Helps In Red Blood Cells Production

Copper, which is abundantly found in sapote, aids in producing red blood cells.

Boosts Energy Levels

Sapote is a good source of carbohydrates which provide energy, making it a great snack for quick energy boost.

Aids in Digestion

The dietary fiber in sapote helps maintain a healthy digestive system by aiding in regular bowel movements and preventing constipation.

Supports Healthy Hair

The essential nutrients in sapote, especially vitamin E, contribute to the health of hair by promoting hair growth and preventing hair loss.

Regulates Blood Pressure

The potassium in sapote acts as a vasodilator, relaxing the blood vessels and reducing the strain on the heart, thus regulating blood pressure levels.

Other Unique Fruits You Might Be Interested In:

How to Choose Sapote

Look for sapotes that are slightly soft to the touch, similar to a ripe avocado. The skin should be free from blemishes and the fruit should have a fresh, sweet aroma.

How to Know When Sapote is Ripe

  • Mamey Sapote: A ripe mamey sapote is typically light brown to reddish-brown and has a slight give when gently pressed. The skin should be smooth with no wrinkling. If you lightly scratch the surface, it should reveal a salmon-pink color underneath.
  • Black Sapote: Black sapote is ripe when the bright green skin turns to a duller olive green or almost black color. The fruit becomes very soft to the touch, similar to a ripe avocado. Be careful not to confuse this with rotting; there should be no unpleasant smell.
  • White Sapote: White sapote is ripe when the green skin turns a pale yellow color. It will feel slightly soft to the touch, but not mushy. If you cut into it, the flesh should be creamy white and not have any green tinges.
  • Green Sapote: A ripe green sapote has an orange-yellow skin color and gives slightly when gently pressed. Similar to the mamey sapote, if you lightly scratch the surface, it should reveal an orange color underneath. The fruit should have a pleasant aroma.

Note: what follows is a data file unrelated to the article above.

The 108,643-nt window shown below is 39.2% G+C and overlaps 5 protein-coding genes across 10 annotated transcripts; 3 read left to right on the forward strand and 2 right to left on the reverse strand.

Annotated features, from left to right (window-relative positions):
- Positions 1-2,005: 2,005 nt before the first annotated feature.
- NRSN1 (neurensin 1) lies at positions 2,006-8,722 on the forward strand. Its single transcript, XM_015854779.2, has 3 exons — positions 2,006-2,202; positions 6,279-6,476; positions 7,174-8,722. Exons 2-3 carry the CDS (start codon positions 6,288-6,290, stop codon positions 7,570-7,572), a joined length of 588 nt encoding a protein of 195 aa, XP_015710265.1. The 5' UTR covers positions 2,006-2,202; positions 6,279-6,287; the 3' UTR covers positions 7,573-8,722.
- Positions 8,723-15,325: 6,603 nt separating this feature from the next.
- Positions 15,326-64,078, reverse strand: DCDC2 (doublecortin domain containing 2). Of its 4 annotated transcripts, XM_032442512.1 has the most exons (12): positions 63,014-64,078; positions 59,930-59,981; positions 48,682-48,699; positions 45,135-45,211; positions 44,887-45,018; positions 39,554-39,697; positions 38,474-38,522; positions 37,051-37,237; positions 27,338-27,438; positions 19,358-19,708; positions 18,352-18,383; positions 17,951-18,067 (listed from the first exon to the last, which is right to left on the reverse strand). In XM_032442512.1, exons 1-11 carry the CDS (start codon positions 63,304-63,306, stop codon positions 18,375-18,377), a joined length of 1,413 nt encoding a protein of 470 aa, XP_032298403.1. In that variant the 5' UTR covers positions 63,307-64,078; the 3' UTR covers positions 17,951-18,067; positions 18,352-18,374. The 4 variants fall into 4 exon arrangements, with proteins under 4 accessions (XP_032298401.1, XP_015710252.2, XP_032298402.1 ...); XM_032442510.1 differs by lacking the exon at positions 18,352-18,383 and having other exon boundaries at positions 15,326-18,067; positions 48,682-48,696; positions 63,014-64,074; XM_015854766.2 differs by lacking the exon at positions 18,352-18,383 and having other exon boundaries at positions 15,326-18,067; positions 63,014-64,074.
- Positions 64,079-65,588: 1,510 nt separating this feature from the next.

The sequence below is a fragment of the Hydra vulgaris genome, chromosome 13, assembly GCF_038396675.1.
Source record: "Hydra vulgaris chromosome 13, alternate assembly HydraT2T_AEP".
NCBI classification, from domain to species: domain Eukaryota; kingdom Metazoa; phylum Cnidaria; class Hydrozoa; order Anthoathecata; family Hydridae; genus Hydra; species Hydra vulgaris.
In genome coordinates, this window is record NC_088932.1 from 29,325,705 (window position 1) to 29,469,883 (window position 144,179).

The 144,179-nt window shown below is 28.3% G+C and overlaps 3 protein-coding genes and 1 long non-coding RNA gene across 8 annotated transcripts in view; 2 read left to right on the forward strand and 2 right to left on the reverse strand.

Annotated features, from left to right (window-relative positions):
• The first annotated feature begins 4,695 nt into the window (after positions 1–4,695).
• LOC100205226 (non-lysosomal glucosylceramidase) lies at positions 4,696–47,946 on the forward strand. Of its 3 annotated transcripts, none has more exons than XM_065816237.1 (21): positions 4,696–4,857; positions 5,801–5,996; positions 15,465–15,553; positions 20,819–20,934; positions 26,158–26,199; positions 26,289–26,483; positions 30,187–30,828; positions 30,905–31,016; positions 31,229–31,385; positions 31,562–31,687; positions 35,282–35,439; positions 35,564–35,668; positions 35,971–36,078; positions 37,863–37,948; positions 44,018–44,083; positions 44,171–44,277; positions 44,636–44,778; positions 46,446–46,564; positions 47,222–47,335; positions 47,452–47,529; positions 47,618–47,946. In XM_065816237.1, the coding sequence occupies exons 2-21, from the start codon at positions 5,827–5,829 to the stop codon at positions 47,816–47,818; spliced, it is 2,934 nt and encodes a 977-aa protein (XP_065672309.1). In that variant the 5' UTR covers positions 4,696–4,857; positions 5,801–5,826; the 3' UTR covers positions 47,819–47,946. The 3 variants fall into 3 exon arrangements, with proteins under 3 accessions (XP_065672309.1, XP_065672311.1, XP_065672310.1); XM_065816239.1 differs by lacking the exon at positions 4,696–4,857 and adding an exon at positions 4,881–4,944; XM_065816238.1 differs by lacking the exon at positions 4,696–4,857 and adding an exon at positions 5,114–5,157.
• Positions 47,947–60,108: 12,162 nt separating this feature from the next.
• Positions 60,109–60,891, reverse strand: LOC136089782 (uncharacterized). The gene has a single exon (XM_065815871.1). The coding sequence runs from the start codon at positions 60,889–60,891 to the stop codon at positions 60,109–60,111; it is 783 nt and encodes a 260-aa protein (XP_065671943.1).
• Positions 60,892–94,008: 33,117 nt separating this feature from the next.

Storing Sapote

Sapotes can be stored at room temperature until they’re ripe. Once ripe, they can be refrigerated to extend their shelf life. The ripe fruit can also be frozen for later use.

Ways to Use Sapote

Sapotes can be enjoyed in a variety of ways. They can be eaten fresh, used in salads, or incorporated into desserts like ice cream and pies.

Mamey sapote is popularly used in smoothies and milkshakes while black sapote is often used as a substitute for chocolate in cakes and puddings due to its similar taste and texture.

  • Smoothie: Blend sapote pulp with your choice of plant-based milk and/or coconut yogurt and a touch of honey for a delicious and nutritious smoothie.
  • Salad: Add chopped sapote to salads for a unique tropical flavor.
  • Baked Sapote: Bake the sapote fruit in the oven until soft, then enjoy it as a warm dessert or snack.
  • Sapote Jam: Cook sapote pulp with a natural sugar and pectin to make a sweet jam that can be spread on grain-free bread or used in baking.
  • Sapote Sorbet: Puree sapote pulp and mix it with simple syrup, then freeze it to create a refreshing sorbet.
  • Pancake Topping: Mash sapote and use it as a healthy topping for paleo pancakes or waffles.
  • Ice Cream: Use sapote pulp as the main ingredient in homemade ice cream for a unique flavor.
  • Grilled Sapote: Slice the sapote and grill it for a smoky, sweet side dish.
  • Sapote Pie: Use sapote pulp as the filling for a sweet and tropical pie.
  • Sapote Sauce: Puree sapote and cook it with spices to make a sauce that can be served over meat or vegetables.

Final Thoughts

Sapote is a fruit that comes in a few different varieties, offering amazing flavors and textures. Not only is this fruit delicious, it’s loaded with vitamins and minerals and has impressive health benefits, like the ability to help improve your mood! If you ever have the opportunity to try sapote, I hope you will jump at the chance.